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flow; and, borne on a whirlwind to her native mountain, she still remains, a mass of rock, from which a trickling stream flows, the tribute of her never-ending grief.1
"Amid nine daughters slain by Artemis
'Thou heardest, Artemis, my daily prayer
One prayer remains
For me to offer yet.
More than nine arrows: bend thy bow; aim here!
§ 78. The Lamentation for LinrisX- How the people of Argos fell under the displeasure of Apollo is told in the story of Linus, a beautiful son of Apollo and Psamathe. In fear of her father the king, Psamathe exposed the child on the mountains, where, brought up by shepherds among the lambs, he was in tender youth torn to pieces by dogs. Meanwhile Psamathe, herself, was driven from her father's home, wherefore Apollo sent against the land of the Argives a monster that for a season destroyed the children, but at last was slain by a noble youth named Coroebus. To appease the wrathful
1 Ovid, Metam. 6: 165-312.
2 From W. S. Landor's Niobe.
deity, a shrine was erected midway between Argos and Delphi; and every year Linus and his mother were bewailed in melancholy lays by the mothers and children of Argos, especially by such as had lost by death their own beloved.
§ 79. iEsculapius. —The Thessalian princess Coronis (or the Messenian, Arsinoe) bore to Apollo a child who was named ^Esculapius. On his mother's death the infant was intrusted to the charge of Chiron, most famous of the Centaurs, himself instructed by Apollo and Diana in hunting, medicine, music, and the art of prophecy. When the sage returned to his home bearing the infant, his daughter Ocyrrhoe came forth to meet him, and at sight of the child burst into a prophetic strain, foretelling the glory that he should achieve. ^Esculapius, when grown up, became a renowned physician; in one instance he even succeeded in restoring the dead to life. Pluto resented this; and, at his request, Jupiter struck the bold physician with lightning and killed him, but after his death received him into the number of the gods.1
§ 80. Apollo in Exile. — Apollo, indignant at the destruction of this son, wreaked his vengeance on the innocent workmen who had made the thunderbolt. These were the Cyclopes, who had their workshop under Mount ^Etna, from which the smoke and flames of their furnaces are constantly issuing. Apollo shot his arrows at the Cyclopes, a deed which so incensed Jupiter that he condemned him to serve a mortal for the space of one year. Accordingly, Apollo went into the service of Admetus, king of Thessaly, and pastured his flocks for him on the verdant banks of the river Amphrysus. How the god lived among men, and what they thought of him, is well told in the following verses : —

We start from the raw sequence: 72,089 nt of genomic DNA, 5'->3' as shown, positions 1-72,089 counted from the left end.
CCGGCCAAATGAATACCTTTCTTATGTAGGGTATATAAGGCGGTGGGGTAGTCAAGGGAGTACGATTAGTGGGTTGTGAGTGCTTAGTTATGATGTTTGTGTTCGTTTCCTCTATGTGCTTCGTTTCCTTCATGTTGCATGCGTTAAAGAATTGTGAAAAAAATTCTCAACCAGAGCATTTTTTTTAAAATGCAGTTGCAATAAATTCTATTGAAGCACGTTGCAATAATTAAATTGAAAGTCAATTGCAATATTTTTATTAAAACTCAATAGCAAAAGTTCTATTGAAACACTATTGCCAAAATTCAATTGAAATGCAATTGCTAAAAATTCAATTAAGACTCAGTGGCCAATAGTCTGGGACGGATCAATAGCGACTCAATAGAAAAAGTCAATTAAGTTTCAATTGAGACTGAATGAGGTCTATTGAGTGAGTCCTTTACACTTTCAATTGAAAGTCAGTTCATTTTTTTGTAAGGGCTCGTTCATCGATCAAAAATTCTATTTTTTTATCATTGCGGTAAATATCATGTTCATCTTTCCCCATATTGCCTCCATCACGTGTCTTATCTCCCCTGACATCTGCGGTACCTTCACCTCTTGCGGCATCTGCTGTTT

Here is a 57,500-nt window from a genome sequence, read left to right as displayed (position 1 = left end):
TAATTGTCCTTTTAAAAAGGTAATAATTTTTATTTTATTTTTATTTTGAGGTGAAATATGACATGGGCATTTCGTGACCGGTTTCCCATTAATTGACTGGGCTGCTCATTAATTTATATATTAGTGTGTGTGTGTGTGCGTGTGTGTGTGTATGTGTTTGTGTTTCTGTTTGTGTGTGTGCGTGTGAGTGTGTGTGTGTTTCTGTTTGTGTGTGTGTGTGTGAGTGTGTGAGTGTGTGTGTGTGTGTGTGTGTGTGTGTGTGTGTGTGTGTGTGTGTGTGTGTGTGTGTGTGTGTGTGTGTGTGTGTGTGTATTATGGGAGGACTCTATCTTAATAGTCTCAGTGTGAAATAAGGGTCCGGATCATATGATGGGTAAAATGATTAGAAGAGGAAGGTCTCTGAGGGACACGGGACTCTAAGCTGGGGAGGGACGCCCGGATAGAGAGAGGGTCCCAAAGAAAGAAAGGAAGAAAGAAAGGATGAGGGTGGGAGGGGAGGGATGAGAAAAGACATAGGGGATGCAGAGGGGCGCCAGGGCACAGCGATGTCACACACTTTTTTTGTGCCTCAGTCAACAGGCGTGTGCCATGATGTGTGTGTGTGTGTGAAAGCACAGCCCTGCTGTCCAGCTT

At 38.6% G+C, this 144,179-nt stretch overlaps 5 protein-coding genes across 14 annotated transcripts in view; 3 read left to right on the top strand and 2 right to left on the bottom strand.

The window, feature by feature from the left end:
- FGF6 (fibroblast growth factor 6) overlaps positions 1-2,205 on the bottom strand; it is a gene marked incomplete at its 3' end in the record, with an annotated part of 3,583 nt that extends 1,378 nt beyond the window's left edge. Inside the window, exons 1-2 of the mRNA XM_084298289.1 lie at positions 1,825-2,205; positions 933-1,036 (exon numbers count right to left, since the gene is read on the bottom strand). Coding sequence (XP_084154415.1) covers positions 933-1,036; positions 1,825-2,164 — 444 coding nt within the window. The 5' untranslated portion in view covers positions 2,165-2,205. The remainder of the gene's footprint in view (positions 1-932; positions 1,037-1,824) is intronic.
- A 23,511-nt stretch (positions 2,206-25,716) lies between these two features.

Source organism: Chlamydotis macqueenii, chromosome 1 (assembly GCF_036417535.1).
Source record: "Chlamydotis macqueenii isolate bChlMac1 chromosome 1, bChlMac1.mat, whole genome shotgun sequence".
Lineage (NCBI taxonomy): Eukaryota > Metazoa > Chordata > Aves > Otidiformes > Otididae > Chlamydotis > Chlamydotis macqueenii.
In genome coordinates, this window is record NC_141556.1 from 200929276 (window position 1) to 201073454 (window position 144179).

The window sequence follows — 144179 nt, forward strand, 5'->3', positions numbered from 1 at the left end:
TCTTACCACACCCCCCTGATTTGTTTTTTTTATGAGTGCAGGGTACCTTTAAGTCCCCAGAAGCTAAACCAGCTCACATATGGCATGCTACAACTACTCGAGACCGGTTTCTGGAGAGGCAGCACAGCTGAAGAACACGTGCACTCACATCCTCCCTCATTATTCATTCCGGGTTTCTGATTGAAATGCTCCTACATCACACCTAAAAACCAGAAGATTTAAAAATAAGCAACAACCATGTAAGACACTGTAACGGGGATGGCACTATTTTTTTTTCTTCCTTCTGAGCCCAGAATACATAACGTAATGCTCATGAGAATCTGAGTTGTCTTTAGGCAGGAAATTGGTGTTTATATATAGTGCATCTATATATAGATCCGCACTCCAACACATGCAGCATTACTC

1 Cicero, Natura Deorum, 3, 22.
THE SHEPHERD OF KING ADMErUS.i
There came a youth upon the earth,
Some thousand years ago,
Upon an empty tortoise-shell
He stretched some chords, and drew Music that made men's bosoms swell Fearless, or brimmed their eyes with dew.
Then King Admetus, one who had
Pure taste by right divine,
And so, well pleased with being soothed
Into a sweet half-sleep, Three times his kingly beard he smoothed, And made him viceroy o'er his sheep.
His words were simple words enough,
And yet he used them so,
Men called him but a shiftless youth,
In whom no good they saw;
They knew not how he learned at all,
For idly, hour by hour,
It seemed the loveliness of things
Did teach him all their use, For, in mere weeds, and stones, and springs, He found a healing power profuse.
Men granted that his speech was wise,
But, when a glance they caught
Yet after he was dead and gone
And e'en his memory dim,
And day by day more holy grew
§ 81. Admetus and Alcestis.1 — Admetus was a suitor, with others, for the hand of Alcestis, the daughter of Pelias, who promised her to him who should come for her in a chariot drawn by lions and boars. This task Admetus performed by the assistance of his divine herdsman, and was made happy in the possession of Alcestis. But Admetus fell ill, and being near to death, Apollo prevailed on the Fates to spare him on condition that some one should consent to die in his stead. Admetus, in his joy at this reprieve, thought little of the ransom, and, perhaps remembering the declarations of attachment which he had often heard from his courtiers and dependents, fancied that it would be easy to find a substitute. But it was not so. Brave warriors, who would willingly have perilled their lives for their prince, shrunk from the thought of dying for him on the bed of sickness; and old servants who had experienced his bounty and that of his house from their childhood up were not willing to lay down the scanty remnant of their days to show their gratitude. Men asked, "Why does not one of his parents do it? They cannot in the course of nature live much longer, and who can feel like them the call to rescue the life they gave from an untimely end?" But the parents, distressed though they were at the thought of losing him, shrunk from the
1 See Commentary, § 81.
call. Then Alcestis, with a generous self-devotion, proffered herself as the substitute. Admetus, fond as he was of life, would not have submitted to receive it at such a cost; but there was no remedy. The condition imposed by the Fates had been met, and the decree was irrevocable. As Admetus revived, Alcestis sickened, rapidly sank, and died.
Just after the funeral procession had left the palace, Hercules, the son of Jupiter and Alcmena, arrived. He, to whom no labor was too arduous, resolved to attempt her rescue. Said he : —
"I will go lie in wait for Death, black-stoled
1 From Browning's Balaustion's Adventure. The Greek form of the proper names has been retained.